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  1. #21
    arigram's Avatar
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    The current state of Leica was importand enough to be featured in the news service my newspaper subscribes to.
    Here's a couple pictures that they gave:
    aristotelis grammatikakis
    www.arigram.gr
    Real photographs, created in camera, 100% organic,
    no digital additives and shit




  2. #22

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    There is still a market for real fountain pens and non-quartz clocks so I would see no reason, why there should be none for mechanical cameras.
    Yes, new Leicas are rather pricey, even as Demo unit, which cuts the price by 20 %. One gets at least two serviced M3/M4 for the price of a Demo MP. If you consider the Leica as a tool, you are better off buying second hand and have a CLA done. A lot of M6 are out there at good prices. It is hard to justify buying a new Leica. Which is a problem for Leica.

    Lenses, the latest lenses are really good, I had the chance to test the new 50/1.4 M Asph but again you'll find yourself asking is it worth 2250€? (You can get the old 50/1.4 below 1000€) There are lots of used lenses out there, which have hardly seen any use or if they have seen use, they are really cheap, got a 50/2.0 M, latest version at 310€ from a dealer, because tiny nicks on the lensshade! New 1200€.
    In Hamburg (Leica by Meister) I picked up a 35/2 goggles for M3 so I longer think of a 40/1.4 to fit my M3, so used market here in Germany competes with new Voigtländer.

    Service:
    Sending to Solms ain't cheap at all. But I always received excellent service, when I went to Solms myself, having arranged an appointment with a little help from my dealer. Like setting up M3 with Noctilux - just to be almost being driven over by some bloody §$%& Polo driver 200 m later and bike riding with rain dripping thru the damaged skin does not really feel good - the aligment was still o.k. - Crampler bag.

    These Leicas are build to last so are people less likely to replace working units and right now people, at least here in Germany, are less likely to part with their money. In Hamburg they told me that 3 out of 5 A la Carte Leicas actually see use and are not collectors item. And silly me thought these are for display only, because leica only sells 1.3 lenses per body (4 million lenses versus 3 million bodies, rough count). So maybe a limited dummy edition could rescue Leica. All other Leicas would have a box sticker "For use only - no display unit!"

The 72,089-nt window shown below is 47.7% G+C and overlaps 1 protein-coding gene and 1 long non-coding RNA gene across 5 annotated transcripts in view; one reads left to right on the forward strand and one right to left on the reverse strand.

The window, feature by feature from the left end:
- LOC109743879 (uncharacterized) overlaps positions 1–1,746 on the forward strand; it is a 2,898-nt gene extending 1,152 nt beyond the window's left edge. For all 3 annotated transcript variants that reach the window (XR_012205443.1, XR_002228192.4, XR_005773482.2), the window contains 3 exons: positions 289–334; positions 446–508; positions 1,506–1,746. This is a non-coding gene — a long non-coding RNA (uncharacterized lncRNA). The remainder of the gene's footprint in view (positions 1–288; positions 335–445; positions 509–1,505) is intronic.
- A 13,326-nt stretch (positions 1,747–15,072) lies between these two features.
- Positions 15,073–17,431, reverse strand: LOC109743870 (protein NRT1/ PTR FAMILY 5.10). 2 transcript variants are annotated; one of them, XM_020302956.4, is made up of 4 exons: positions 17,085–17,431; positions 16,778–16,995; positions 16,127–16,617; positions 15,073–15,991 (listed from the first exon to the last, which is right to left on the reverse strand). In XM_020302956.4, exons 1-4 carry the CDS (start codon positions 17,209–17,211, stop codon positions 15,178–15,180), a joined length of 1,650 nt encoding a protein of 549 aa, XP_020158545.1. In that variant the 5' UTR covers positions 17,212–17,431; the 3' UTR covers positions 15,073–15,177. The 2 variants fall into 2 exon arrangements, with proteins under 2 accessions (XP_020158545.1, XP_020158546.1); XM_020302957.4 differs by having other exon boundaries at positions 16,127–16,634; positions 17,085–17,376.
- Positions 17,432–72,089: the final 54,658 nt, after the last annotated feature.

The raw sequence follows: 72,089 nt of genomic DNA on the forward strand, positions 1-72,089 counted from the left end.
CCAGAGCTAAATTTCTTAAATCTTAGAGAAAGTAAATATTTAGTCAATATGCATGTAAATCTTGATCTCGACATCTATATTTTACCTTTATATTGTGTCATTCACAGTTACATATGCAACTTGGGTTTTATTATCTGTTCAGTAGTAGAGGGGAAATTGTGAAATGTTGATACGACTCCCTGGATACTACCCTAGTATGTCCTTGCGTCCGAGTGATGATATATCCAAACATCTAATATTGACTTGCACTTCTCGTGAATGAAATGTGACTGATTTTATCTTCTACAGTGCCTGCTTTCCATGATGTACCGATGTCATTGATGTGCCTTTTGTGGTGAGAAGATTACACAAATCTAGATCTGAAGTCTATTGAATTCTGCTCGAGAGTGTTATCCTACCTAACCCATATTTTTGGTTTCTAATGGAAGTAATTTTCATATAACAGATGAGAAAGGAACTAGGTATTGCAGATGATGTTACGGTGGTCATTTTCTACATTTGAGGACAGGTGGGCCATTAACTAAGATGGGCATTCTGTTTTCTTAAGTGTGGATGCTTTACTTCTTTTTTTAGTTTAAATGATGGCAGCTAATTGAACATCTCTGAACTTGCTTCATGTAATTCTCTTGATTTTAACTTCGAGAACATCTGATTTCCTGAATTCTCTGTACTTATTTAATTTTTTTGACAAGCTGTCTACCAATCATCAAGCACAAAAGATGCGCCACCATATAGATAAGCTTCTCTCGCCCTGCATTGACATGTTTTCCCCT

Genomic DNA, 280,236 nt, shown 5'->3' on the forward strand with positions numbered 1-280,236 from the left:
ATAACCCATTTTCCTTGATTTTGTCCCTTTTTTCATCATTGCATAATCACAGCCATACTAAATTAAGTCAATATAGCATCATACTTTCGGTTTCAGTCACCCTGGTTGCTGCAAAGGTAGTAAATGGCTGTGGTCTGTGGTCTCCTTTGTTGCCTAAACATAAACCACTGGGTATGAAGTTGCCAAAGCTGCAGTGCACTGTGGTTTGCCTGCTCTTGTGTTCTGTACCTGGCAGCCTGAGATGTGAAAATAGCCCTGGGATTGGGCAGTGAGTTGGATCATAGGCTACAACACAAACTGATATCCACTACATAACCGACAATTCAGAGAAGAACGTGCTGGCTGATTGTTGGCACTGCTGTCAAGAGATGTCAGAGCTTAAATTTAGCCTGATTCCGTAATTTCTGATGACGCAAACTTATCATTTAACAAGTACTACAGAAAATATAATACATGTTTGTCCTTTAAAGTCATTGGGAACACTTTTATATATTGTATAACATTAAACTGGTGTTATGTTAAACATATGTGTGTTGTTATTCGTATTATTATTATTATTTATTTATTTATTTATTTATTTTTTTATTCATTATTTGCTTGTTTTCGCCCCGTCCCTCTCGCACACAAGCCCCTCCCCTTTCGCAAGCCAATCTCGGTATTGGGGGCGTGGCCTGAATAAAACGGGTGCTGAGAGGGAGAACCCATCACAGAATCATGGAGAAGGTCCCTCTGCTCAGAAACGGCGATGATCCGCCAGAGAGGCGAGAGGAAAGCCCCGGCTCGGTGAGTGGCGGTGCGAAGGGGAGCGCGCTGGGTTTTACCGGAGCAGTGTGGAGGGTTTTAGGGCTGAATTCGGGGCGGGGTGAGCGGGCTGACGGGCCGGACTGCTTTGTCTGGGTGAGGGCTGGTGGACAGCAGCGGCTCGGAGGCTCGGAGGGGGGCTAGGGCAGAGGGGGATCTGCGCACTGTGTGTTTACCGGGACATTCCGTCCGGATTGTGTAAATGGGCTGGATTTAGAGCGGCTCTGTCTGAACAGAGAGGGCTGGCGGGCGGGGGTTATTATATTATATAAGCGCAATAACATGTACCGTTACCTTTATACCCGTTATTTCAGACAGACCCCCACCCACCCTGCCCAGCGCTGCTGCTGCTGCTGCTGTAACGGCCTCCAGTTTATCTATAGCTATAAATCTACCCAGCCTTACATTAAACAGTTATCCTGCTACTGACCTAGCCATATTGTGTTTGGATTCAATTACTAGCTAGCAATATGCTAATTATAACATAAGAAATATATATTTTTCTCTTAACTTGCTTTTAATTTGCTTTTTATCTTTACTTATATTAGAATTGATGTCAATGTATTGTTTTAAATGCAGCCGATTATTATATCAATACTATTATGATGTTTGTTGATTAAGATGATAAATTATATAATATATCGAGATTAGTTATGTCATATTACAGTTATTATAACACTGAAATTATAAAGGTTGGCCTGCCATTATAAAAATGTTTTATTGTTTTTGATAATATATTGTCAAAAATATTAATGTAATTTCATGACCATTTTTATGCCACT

Wolfram
    Colour? We can always use an airbrush later...

  3. #23
    c6h6o3's Avatar
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    Quote Originally Posted by janké
    I hope Leica will find a way to survive and will produce their fine camera's for ever.

    JanKé
    I do too. There's nothing else quite like them. No machine of any kind is better built.

    There will always be a market for fine things. 30 years ago the Swiss watchmaking industry was devastated by quartz technology. The makers of really fine wris****ches went through some lean years, but today every Patek Philippe watch made is sold before it's even manufactured. You can buy quite a few Leicas for the price of a Patek chronograph. So I'm sure Leica will survive, as long as they don't compromise their quality in any way, no matter how badly they're hurting financially.http://www.alanfurman.com/noframes/patek1.html#mpatek

  4. #24
    rbarker's Avatar
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    As a part-time Leica user, I certainly agree with the sentiment of wanting Leica to stay in business - even though it is unlikely that I'll need to buy another M in my lifetime. I have two bodies (M6 TTLs), and all the lenses I'll ever need, so I'm pretty much set, personally. But, I'd still like others to have the opportunity to own and shoot a Leica M in the future.

    The problem Leica continues to face, and (like many other older companies) has yet to find a solution for, is that they need to "contemporize" the company, while maintaining quality. To a large extent, they are fighting a market-share, mind-share problem in a world where "good enough" has a majority position. It's just another facet of the analog vs. digital issue. The problem is, I think, that it's tough for the engineer/artisan types to multitask.

    And, while there are some parallels with the fine watch market, I'm not sure the parallels hold true far enough through the purchasing cycle. A $12,000 watch may have appeal to a newly-rich twenty-something video-game mogul, but that person may be more likely to buy a digi-whatsis than a Leica.
    [COLOR=SlateGray]"You can't depend on your eyes if your imagination is out of focus." -Mark Twain[/COLOR]

    Ralph Barker
    Rio Rancho, NM

  5. #25